"And so, as I was pregnant with Jens there was all of the angst and anxiety and fear about... Is it going to happen again? and...what's normal? ...and what's not normal?"
She also says that many women find they need to place importance on paying attention to their own emotional wellness when they become pregnant. The way women are feeling about their pregnancies, their birth team, and their lives affects their birth.
"I really wasn't trying to be obnoxious about it, but I thought, I'm not overriding my intuition just to not make a doctor upset."
Susan had a complicated time with her pregnancies, but she works with women going through all different types of unique experiences.
"But, all of that had kind of led me here
To be able to make a difference for people...women...for MOMMIES! Yes, mommies are so important. Yes, they are." says Susan.
Susan studied art therapy before becoming a mother, and maintains licensure as a professional counselor in Colorado. Susan's studio space allows clients to play with a wide variety of art materials while working alongside her as the therapist.
Today, she continues the work, but has added another dimension to her business including
If you're interested in attending sessions with Susan, find her online at Henry's Heart Art Therapy.
M: What was your reason for starting this business? What was your background?
S: I've been an art therapist for a long time. I got married kind of late--I was 35--but shortly after, I got pregnant. I had a really normal pregnancy until...I didn't. Our first baby was stillborn due to something called HELLP syndrome. I don't know if you already know what that is or not?
M: I've heard of it, but don't remember what it stands for.
S: HELPP Syndrome is not super-common. They've gone back and forth on whether it is related to pre-eclampsia or not. It has similar symptoms, but probably a different cause. The acronym stands for Hemolysis Elevated Liver enzymes Low Platelet count.
M: That's probably why I don't remember what it stands for.
S: And it's not super-common, which is probably why they missed the diagnosis with me. My son was stillborn at 37 1/2 weeks. And then, I became very ill because part of what happens with HELLP Syndrome is your liver starts to attack the placenta. I became very sick. When your liver starts to do all of that stuff, it affects your platelet count which is what allows your blood to make blood clots...so then all those little chunks of blood cells clog up your kidneys. So, I went into kidney failure. They had to transfuse me before I could deliver. Uh, there's a whole raft of health issues that came up for me. I was in the hospital for 17-18 days, and I was in ICU on dialysis. All these kinds of things. So, that was hard.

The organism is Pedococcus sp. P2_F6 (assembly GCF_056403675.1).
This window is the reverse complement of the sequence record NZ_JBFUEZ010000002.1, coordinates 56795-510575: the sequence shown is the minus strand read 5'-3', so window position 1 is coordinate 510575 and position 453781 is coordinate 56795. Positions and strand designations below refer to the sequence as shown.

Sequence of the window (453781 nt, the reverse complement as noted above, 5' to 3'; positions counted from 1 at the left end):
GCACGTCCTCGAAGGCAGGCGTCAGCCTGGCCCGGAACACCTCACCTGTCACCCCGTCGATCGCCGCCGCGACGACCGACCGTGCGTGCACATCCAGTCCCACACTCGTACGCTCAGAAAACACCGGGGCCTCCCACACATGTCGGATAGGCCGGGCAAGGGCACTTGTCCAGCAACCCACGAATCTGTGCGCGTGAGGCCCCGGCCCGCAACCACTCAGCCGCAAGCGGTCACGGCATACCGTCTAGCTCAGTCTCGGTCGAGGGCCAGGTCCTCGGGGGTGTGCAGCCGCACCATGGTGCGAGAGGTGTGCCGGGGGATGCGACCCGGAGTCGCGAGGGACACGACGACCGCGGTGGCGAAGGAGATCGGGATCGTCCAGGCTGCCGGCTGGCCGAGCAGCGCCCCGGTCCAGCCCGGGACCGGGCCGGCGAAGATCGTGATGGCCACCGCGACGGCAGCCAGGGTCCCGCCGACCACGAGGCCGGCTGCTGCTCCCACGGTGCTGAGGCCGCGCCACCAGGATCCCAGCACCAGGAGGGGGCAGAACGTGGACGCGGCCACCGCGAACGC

His name was Henry, which is where I got the name Henry's Heart Art Therapy. So, it was really hard; there was the loss and the questioning... Some of what really helped me through that was my artwork. Being a therapist and being able to understand some of that--at times--was helpful and being able to understand it all. Then, we had two other miscarriages after that. We went back and forth about fertility stuff. I ended up going to a holistic kind of retreat. Four years after losing Henry I got pregnant with my second son, Jens, who is now seven. I got pregnant a month after the retreat, following their recommendation. After losing Henry, and everything that I had to do personally to come back from that, I think it made me stronger. And I think it made me a different kind of mom than I probably would have been otherwise.
S: And so, as I was pregnant with Jens there was all of the angst and anxiety and fear about... Is it going to happen again? and...what's normal? ...and what's not normal? ...and so I really decided I am taking charge of anything I can take charge of in this pregnancy. I hired a doula, and I did a lot of research on what's what, and what are the symptoms of this and that. But, at the same time trying to keep my anxiety in check and doing things like yoga and really putting a lot of things like that and guiding into my artwork...and doing a lot of that kind of stuff just to keep myself in a good place, because, as a therapist, I know that the anxiety of a pregnant mom can affect your relationship with that baby, and I didn't want that. I didn't want Henry's death and my problems to carry over and be Jens' problem. I didn't want to do that.
So, I did a lot of that work for myself in that process and then as Jens has gotten older--I wanted to start this business for a long time--but you know as a mom you get torn between being a mom and being there for your kids and trying to start a business... So it seemed like a better time, now. You know, he's a first-grader, (he’s a 2nd grader now) don’t know if that matters. and he's into school now so I could relax a little bit.
M: Oh, he's a first grader? My son is a first grader: Samson, he's seven.